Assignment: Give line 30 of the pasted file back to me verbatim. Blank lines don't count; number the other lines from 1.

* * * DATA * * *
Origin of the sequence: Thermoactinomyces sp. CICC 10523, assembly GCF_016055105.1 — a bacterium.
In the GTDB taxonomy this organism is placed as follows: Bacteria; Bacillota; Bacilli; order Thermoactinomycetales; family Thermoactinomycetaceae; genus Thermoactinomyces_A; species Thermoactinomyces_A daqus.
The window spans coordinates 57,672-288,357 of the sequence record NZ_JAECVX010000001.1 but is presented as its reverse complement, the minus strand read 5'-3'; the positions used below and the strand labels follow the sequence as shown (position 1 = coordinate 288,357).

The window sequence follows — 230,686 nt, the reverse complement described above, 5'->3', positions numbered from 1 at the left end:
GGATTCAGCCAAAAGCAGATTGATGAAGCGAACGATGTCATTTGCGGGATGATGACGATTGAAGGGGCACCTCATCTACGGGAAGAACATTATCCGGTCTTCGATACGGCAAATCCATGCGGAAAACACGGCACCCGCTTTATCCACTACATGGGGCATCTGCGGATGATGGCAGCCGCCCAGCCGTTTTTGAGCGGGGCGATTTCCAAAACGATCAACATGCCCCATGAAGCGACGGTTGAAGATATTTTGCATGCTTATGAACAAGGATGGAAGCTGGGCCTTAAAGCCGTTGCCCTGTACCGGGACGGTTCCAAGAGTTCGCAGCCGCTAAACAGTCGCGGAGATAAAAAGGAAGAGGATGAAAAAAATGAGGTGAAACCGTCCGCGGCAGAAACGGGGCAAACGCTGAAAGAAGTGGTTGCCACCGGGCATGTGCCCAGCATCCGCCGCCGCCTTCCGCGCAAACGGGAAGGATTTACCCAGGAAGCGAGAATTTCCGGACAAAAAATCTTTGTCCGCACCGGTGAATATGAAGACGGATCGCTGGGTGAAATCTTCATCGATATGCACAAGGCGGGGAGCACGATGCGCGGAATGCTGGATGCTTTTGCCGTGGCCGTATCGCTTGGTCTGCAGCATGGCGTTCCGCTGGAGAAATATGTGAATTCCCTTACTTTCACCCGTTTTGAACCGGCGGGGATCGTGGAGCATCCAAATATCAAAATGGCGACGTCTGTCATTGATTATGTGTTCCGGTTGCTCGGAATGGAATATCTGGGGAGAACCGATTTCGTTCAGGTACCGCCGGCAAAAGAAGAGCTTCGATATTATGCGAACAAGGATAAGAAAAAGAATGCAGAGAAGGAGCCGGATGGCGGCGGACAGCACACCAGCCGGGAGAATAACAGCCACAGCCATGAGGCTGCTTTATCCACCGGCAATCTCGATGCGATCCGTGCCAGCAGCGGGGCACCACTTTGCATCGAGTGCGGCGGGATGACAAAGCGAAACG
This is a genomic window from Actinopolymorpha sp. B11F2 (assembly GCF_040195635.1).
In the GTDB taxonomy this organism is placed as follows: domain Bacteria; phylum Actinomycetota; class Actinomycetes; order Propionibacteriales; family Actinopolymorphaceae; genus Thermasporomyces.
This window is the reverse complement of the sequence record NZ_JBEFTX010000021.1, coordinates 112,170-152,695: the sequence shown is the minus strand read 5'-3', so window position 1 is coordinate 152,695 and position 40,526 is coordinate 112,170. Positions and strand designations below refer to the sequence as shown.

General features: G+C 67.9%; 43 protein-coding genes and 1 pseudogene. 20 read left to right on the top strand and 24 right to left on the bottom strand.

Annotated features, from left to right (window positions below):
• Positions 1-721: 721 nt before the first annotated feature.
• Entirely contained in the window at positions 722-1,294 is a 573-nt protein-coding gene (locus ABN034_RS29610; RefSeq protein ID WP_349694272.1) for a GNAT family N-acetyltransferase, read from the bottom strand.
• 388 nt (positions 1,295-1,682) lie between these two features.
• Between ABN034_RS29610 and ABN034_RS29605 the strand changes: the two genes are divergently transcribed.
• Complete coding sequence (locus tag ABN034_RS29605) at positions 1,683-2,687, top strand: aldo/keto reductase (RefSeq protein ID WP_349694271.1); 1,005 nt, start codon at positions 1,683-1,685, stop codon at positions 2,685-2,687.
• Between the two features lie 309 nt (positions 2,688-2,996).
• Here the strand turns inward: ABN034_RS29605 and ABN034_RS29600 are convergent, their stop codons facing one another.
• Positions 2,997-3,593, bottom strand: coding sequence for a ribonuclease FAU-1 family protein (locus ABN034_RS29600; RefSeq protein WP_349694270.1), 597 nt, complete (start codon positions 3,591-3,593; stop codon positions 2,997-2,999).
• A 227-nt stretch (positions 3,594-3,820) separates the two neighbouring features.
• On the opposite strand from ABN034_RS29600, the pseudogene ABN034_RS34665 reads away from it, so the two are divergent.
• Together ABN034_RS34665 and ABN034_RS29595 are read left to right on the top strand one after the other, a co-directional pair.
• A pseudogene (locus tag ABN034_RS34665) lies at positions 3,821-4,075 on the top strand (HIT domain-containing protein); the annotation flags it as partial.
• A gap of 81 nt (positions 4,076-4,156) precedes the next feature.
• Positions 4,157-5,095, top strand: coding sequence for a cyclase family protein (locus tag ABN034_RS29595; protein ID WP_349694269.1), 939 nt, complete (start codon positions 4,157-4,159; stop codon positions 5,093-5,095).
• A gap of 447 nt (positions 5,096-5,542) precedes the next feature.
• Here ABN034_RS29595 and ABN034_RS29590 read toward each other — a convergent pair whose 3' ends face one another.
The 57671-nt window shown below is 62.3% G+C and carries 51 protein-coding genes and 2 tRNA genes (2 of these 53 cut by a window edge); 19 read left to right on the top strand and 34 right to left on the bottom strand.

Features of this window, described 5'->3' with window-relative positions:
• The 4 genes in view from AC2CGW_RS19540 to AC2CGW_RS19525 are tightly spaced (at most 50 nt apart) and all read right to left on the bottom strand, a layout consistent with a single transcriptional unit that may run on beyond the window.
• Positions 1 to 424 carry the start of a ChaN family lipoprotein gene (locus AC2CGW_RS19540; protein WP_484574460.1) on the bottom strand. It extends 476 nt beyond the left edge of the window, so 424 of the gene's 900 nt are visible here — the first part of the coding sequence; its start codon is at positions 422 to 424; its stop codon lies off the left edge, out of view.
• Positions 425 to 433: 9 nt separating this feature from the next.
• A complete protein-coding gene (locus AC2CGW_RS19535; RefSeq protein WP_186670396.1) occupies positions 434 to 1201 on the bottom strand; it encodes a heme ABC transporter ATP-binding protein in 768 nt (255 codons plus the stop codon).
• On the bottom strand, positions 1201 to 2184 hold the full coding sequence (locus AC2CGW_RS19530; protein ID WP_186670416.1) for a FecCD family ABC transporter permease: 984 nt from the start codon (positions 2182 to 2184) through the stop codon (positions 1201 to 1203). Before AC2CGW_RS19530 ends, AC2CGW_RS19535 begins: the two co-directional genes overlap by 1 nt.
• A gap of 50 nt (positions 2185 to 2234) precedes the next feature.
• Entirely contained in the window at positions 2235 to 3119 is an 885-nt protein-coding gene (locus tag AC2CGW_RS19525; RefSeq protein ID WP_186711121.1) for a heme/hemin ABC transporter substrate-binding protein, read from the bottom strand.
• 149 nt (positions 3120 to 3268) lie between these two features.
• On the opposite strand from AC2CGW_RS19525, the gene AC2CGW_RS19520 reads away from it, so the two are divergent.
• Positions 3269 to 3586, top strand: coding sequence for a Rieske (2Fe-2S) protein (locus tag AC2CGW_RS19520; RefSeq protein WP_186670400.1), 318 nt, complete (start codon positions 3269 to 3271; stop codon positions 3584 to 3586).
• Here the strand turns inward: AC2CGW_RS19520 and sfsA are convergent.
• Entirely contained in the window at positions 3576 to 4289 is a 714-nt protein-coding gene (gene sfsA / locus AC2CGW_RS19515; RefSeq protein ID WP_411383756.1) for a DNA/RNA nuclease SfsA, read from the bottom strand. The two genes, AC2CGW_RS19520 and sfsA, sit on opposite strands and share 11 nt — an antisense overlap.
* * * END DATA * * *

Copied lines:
• Positions 1 to 424 carry the start of a ChaN family lipoprotein gene (locus AC2CGW_RS19540; protein WP_484574460.1) on the bottom strand. It extends 476 nt beyond the left edge of the window, so 424 of the gene's 900 nt are visible here — the first part of the coding sequence; its start codon is at positions 422 to 424; its stop codon lies off the left edge, out of view.